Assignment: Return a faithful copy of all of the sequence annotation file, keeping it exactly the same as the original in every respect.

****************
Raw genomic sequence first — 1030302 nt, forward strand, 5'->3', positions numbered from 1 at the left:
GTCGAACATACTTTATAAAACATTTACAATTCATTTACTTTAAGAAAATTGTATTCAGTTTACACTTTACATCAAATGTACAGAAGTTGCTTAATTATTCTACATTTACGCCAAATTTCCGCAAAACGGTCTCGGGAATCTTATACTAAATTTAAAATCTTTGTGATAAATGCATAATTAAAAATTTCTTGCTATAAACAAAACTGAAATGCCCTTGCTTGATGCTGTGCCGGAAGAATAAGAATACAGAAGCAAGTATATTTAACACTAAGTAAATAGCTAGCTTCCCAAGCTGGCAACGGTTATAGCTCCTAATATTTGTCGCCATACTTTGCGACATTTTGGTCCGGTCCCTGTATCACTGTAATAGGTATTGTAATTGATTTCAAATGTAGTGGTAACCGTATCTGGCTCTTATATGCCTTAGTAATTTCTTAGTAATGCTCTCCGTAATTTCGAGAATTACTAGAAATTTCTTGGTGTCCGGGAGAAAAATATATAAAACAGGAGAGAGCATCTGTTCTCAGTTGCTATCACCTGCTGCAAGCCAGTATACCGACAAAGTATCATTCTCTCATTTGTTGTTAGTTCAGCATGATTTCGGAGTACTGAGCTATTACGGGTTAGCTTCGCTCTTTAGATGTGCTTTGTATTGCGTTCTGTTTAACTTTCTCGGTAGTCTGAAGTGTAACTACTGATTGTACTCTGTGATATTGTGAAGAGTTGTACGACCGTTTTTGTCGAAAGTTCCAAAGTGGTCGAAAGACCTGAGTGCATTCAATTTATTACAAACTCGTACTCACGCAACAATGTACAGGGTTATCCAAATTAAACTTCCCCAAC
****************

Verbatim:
Raw genomic sequence first — 1030302 nt, forward strand, 5'->3', positions numbered from 1 at the left:
GTCGAACATACTTTATAAAACATTTACAATTCATTTACTTTAAGAAAATTGTATTCAGTTTACACTTTACATCAAATGTACAGAAGTTGCTTAATTATTCTACATTTACGCCAAATTTCCGCAAAACGGTCTCGGGAATCTTATACTAAATTTAAAATCTTTGTGATAAATGCATAATTAAAAATTTCTTGCTATAAACAAAACTGAAATGCCCTTGCTTGATGCTGTGCCGGAAGAATAAGAATACAGAAGCAAGTATATTTAACACTAAGTAAATAGCTAGCTTCCCAAGCTGGCAACGGTTATAGCTCCTAATATTTGTCGCCATACTTTGCGACATTTTGGTCCGGTCCCTGTATCACTGTAATAGGTATTGTAATTGATTTCAAATGTAGTGGTAACCGTATCTGGCTCTTATATGCCTTAGTAATTTCTTAGTAATGCTCTCCGTAATTTCGAGAATTACTAGAAATTTCTTGGTGTCCGGGAGAAAAATATATAAAACAGGAGAGAGCATCTGTTCTCAGTTGCTATCACCTGCTGCAAGCCAGTATACCGACAAAGTATCATTCTCTCATTTGTTGTTAGTTCAGCATGATTTCGGAGTACTGAGCTATTACGGGTTAGCTTCGCTCTTTAGATGTGCTTTGTATTGCGTTCTGTTTAACTTTCTCGGTAGTCTGAAGTGTAACTACTGATTGTACTCTGTGATATTGTGAAGAGTTGTACGACCGTTTTTGTCGAAAGTTCCAAAGTGGTCGAAAGACCTGAGTGCATTCAATTTATTACAAACTCGTACTCACGCAACAATGTACAGGGTTATCCAAATTAAACTTCCCCAAC